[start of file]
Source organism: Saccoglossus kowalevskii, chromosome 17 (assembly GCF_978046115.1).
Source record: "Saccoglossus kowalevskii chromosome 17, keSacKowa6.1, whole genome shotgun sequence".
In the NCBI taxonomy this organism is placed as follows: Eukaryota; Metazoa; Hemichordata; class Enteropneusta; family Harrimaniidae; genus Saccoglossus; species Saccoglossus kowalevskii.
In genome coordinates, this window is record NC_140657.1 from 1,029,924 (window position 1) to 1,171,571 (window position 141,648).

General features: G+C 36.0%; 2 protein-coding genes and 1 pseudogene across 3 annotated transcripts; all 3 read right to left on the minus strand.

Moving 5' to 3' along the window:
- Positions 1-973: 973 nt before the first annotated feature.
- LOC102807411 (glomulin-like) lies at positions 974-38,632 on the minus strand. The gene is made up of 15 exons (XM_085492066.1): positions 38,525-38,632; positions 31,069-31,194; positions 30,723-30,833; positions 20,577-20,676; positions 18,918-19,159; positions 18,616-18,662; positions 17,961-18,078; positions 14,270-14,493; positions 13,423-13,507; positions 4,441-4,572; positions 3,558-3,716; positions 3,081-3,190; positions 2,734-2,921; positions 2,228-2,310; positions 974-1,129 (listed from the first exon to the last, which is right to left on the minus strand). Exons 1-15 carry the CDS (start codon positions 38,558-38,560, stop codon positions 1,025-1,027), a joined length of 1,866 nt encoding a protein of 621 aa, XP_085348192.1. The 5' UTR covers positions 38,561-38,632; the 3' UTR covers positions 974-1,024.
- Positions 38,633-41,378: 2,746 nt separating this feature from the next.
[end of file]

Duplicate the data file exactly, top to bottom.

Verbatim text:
Source organism: Saccoglossus kowalevskii, chromosome 17 (assembly GCF_978046115.1).
Source record: "Saccoglossus kowalevskii chromosome 17, keSacKowa6.1, whole genome shotgun sequence".
In the NCBI taxonomy this organism is placed as follows: Eukaryota; Metazoa; Hemichordata; class Enteropneusta; family Harrimaniidae; genus Saccoglossus; species Saccoglossus kowalevskii.
In genome coordinates, this window is record NC_140657.1 from 1,029,924 (window position 1) to 1,171,571 (window position 141,648).

General features: G+C 36.0%; 2 protein-coding genes and 1 pseudogene across 3 annotated transcripts; all 3 read right to left on the minus strand.

Moving 5' to 3' along the window:
- Positions 1-973: 973 nt before the first annotated feature.
- LOC102807411 (glomulin-like) lies at positions 974-38,632 on the minus strand. The gene is made up of 15 exons (XM_085492066.1): positions 38,525-38,632; positions 31,069-31,194; positions 30,723-30,833; positions 20,577-20,676; positions 18,918-19,159; positions 18,616-18,662; positions 17,961-18,078; positions 14,270-14,493; positions 13,423-13,507; positions 4,441-4,572; positions 3,558-3,716; positions 3,081-3,190; positions 2,734-2,921; positions 2,228-2,310; positions 974-1,129 (listed from the first exon to the last, which is right to left on the minus strand). Exons 1-15 carry the CDS (start codon positions 38,558-38,560, stop codon positions 1,025-1,027), a joined length of 1,866 nt encoding a protein of 621 aa, XP_085348192.1. The 5' UTR covers positions 38,561-38,632; the 3' UTR covers positions 974-1,024.
- Positions 38,633-41,378: 2,746 nt separating this feature from the next.